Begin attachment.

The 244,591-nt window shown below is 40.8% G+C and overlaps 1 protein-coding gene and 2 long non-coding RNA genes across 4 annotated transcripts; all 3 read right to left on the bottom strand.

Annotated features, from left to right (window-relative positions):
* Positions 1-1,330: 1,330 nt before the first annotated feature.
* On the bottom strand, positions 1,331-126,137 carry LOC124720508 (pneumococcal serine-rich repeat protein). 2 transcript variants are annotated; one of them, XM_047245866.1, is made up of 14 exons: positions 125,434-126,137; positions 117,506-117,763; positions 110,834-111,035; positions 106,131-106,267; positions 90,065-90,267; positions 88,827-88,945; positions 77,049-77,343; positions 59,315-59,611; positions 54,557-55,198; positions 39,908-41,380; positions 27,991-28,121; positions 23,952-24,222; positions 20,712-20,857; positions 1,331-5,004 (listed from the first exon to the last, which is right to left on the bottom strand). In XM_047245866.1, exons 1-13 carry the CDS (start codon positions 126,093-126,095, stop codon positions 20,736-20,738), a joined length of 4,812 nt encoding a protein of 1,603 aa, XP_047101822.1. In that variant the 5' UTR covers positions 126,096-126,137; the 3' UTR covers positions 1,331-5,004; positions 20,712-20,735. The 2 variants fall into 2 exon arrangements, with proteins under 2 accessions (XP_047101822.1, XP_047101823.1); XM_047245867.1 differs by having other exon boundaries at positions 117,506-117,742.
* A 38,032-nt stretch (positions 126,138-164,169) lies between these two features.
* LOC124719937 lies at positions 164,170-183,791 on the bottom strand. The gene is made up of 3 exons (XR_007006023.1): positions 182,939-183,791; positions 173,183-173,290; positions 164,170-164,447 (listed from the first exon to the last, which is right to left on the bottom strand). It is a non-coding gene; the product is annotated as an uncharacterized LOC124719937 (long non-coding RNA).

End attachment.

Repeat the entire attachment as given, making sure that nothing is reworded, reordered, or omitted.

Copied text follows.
The 244,591-nt window shown below is 40.8% G+C and overlaps 1 protein-coding gene and 2 long non-coding RNA genes across 4 annotated transcripts; all 3 read right to left on the bottom strand.

Annotated features, from left to right (window-relative positions):
* Positions 1-1,330: 1,330 nt before the first annotated feature.
* On the bottom strand, positions 1,331-126,137 carry LOC124720508 (pneumococcal serine-rich repeat protein). 2 transcript variants are annotated; one of them, XM_047245866.1, is made up of 14 exons: positions 125,434-126,137; positions 117,506-117,763; positions 110,834-111,035; positions 106,131-106,267; positions 90,065-90,267; positions 88,827-88,945; positions 77,049-77,343; positions 59,315-59,611; positions 54,557-55,198; positions 39,908-41,380; positions 27,991-28,121; positions 23,952-24,222; positions 20,712-20,857; positions 1,331-5,004 (listed from the first exon to the last, which is right to left on the bottom strand). In XM_047245866.1, exons 1-13 carry the CDS (start codon positions 126,093-126,095, stop codon positions 20,736-20,738), a joined length of 4,812 nt encoding a protein of 1,603 aa, XP_047101822.1. In that variant the 5' UTR covers positions 126,096-126,137; the 3' UTR covers positions 1,331-5,004; positions 20,712-20,735. The 2 variants fall into 2 exon arrangements, with proteins under 2 accessions (XP_047101822.1, XP_047101823.1); XM_047245867.1 differs by having other exon boundaries at positions 117,506-117,742.
* A 38,032-nt stretch (positions 126,138-164,169) lies between these two features.
* LOC124719937 lies at positions 164,170-183,791 on the bottom strand. The gene is made up of 3 exons (XR_007006023.1): positions 182,939-183,791; positions 173,183-173,290; positions 164,170-164,447 (listed from the first exon to the last, which is right to left on the bottom strand). It is a non-coding gene; the product is annotated as an uncharacterized LOC124719937 (long non-coding RNA).